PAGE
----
The Loud Quiet (or how silence is just as important as sound)

As I write this, I find myself in the middle of the quietest part of my every day, which is normally very loud and distracting.  Lily is in bed, Emmett is asleep on my arm.  It’s naptime.

My soul treasures this time of day; not because I dislike my children being awake – very much the opposite – but it’s a time for me to take time for myself out of an otherwise hectic, noisy day.  It is the time I reconnect with myself, with my thoughts, nourish my body and mind and soul with a coffee, or reading, or watching some videos I have missed on YouTube, or crochet/knit, or nap, or simply just sit.339056_10150329134618920_456897935_small

Silence is incredibly important for us as humans, I think.  We live in a very noisy time – phones, televisions, vehicles, iPods and such – and I feel something is lost in not having time out from these things.  Taking one hour, or even one minute, just to sit in the quietest place we can and reflect on ourselves, our day, or just let things run in and out of our minds – it allows us to return to The Noise refreshed.  So much clarity can come from just a few moments sitting in quiet; important decisions can be made, revolutionary ideas can be had.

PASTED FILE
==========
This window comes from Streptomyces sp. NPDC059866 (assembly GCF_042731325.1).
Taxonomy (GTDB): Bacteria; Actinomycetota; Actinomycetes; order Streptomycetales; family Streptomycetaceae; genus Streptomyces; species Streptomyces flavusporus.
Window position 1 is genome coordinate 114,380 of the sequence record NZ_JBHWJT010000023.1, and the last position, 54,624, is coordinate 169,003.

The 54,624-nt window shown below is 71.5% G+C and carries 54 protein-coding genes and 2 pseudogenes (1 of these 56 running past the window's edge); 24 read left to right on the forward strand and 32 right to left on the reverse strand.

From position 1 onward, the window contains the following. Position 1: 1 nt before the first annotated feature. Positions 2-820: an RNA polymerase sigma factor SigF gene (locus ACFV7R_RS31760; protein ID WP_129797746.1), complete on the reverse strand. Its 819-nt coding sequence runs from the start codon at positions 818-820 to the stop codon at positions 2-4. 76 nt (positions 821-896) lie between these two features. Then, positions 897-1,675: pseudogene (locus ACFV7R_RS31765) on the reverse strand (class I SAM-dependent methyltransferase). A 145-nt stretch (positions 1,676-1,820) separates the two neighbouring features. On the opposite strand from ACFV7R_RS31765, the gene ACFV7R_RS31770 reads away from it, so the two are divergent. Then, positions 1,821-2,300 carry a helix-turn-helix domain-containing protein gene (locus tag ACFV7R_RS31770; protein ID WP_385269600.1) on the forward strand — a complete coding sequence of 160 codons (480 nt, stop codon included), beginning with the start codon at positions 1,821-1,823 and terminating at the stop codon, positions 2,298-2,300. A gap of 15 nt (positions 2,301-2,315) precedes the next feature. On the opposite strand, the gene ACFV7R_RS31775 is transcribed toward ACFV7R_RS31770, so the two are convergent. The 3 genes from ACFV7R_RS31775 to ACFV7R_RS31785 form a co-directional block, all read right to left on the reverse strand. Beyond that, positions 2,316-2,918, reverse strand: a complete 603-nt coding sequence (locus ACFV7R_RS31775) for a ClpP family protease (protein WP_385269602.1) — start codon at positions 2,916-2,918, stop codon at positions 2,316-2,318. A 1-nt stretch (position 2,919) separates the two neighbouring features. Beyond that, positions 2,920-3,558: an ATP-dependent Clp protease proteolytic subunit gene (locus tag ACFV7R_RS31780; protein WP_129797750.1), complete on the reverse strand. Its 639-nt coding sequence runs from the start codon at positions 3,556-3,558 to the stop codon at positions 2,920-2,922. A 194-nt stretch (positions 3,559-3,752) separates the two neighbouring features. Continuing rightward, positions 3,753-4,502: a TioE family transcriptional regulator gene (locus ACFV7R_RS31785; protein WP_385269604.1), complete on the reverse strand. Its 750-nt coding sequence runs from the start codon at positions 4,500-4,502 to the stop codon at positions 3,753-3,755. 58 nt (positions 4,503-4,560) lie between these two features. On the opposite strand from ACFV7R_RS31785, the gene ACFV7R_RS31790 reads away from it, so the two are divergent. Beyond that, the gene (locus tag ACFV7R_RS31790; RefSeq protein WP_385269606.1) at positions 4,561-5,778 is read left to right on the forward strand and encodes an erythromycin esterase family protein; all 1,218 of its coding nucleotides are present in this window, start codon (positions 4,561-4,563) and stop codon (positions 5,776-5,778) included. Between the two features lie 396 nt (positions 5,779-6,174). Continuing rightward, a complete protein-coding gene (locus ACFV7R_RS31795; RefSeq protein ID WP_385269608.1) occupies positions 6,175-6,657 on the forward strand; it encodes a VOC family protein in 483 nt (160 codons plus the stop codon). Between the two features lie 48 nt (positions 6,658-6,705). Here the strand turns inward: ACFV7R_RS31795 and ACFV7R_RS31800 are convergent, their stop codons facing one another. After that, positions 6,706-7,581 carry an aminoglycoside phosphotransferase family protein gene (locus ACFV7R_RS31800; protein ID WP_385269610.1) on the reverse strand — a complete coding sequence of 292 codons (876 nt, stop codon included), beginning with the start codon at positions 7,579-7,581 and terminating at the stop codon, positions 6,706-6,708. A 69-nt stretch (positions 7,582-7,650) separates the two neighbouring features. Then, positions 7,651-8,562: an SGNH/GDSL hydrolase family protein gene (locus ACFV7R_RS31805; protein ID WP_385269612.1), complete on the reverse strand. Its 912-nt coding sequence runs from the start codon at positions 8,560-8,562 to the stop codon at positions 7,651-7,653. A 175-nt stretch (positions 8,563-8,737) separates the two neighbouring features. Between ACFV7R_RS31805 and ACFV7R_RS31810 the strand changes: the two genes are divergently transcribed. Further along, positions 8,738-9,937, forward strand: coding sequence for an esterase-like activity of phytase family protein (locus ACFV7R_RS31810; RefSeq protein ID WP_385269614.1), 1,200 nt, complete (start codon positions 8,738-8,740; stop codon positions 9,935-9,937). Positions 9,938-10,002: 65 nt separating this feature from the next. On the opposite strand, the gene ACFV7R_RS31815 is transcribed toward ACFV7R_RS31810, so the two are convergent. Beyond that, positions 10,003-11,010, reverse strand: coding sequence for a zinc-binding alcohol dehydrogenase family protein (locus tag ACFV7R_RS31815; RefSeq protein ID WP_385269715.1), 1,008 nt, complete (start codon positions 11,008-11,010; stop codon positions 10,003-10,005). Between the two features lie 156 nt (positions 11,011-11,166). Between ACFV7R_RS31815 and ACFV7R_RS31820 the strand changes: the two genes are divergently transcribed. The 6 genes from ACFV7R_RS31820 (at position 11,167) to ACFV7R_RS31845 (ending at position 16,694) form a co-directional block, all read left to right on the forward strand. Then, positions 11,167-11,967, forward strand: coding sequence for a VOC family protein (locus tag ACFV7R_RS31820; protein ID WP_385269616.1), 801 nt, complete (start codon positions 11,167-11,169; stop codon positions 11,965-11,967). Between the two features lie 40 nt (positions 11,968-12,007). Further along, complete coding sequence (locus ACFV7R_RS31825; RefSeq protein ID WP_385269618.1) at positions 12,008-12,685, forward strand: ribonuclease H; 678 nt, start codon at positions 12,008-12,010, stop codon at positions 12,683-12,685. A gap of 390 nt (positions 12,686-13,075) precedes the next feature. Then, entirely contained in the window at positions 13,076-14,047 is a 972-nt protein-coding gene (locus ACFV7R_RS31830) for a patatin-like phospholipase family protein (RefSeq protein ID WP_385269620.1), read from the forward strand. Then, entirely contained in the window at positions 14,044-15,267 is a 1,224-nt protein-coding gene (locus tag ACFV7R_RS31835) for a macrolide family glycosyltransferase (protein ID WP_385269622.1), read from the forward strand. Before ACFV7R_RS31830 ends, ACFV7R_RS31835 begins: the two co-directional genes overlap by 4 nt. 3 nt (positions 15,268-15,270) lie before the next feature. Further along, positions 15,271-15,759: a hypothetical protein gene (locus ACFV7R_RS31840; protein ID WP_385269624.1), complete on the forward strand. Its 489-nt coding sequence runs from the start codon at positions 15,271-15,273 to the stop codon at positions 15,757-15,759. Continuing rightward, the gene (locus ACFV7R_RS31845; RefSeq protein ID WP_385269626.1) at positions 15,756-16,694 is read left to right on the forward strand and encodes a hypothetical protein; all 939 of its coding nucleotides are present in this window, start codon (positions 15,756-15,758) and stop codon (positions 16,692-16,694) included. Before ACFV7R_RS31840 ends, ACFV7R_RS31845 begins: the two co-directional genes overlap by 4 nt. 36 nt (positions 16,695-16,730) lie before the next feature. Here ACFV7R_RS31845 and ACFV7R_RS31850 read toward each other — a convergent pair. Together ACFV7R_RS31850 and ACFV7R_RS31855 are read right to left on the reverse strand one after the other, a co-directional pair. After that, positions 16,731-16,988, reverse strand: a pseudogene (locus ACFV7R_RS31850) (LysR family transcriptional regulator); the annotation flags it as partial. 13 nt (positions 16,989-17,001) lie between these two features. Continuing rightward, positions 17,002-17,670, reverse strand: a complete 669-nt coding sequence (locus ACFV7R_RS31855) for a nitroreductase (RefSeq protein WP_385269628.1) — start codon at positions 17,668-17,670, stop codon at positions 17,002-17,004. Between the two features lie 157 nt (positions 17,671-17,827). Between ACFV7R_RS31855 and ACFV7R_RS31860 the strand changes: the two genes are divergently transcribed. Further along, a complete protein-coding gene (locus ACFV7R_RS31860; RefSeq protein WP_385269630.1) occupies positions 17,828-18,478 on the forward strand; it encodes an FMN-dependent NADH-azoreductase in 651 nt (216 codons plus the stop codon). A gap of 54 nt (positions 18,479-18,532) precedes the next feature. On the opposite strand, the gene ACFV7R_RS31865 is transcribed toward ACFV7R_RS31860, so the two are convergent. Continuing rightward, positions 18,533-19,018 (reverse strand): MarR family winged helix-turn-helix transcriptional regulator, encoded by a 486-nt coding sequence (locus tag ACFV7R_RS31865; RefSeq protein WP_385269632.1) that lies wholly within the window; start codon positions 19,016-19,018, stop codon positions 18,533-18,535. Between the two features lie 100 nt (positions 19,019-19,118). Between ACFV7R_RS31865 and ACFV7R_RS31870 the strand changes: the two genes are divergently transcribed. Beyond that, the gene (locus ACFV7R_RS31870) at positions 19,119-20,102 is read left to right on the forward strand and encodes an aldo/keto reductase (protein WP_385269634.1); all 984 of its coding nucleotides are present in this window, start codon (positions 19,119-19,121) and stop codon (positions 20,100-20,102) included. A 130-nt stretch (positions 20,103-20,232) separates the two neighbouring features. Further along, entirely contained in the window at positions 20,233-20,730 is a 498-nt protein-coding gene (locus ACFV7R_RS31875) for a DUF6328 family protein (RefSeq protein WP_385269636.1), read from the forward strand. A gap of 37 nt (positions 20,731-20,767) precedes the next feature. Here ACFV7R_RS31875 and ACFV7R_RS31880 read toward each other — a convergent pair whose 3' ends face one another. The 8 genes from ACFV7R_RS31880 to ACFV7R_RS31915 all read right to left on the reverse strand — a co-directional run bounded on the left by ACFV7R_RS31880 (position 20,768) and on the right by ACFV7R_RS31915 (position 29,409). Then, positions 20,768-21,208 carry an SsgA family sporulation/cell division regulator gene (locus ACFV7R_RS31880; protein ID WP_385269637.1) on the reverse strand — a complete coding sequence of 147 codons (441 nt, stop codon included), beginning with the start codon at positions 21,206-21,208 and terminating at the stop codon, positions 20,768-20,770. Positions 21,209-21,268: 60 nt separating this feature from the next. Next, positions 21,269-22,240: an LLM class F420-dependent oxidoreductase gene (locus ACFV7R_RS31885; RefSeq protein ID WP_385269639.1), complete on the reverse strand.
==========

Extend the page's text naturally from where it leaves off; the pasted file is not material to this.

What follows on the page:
I enjoy quiet, just as much as I enjoy noise.  Try to take a few moments out of your day to just sit with yourself, in silence (or as silent as you can manage).  It’s amazing how loud apparent quiet can be – you quickly tune in to things around you, like right now sitting in my loungeroom I have become aware of the clock ticking, of cars driving by, a bird outside the window in our birch tree, my baby boy breathing, my laptop and our refrigerator humming – all these things I wouldn’t otherwise notice.


Published byTerri

I'm Terri. I am a certified incubator, accomplished childbearer and working on my degree in housewifery. I also hold qualifications in pet ownership. I am of the Tasmanian variety, Pagan by religion, 28 by years, and prefer constant change of my environment over stagnation. I still can't get my shit together when it comes to a career, so currently I work from home.

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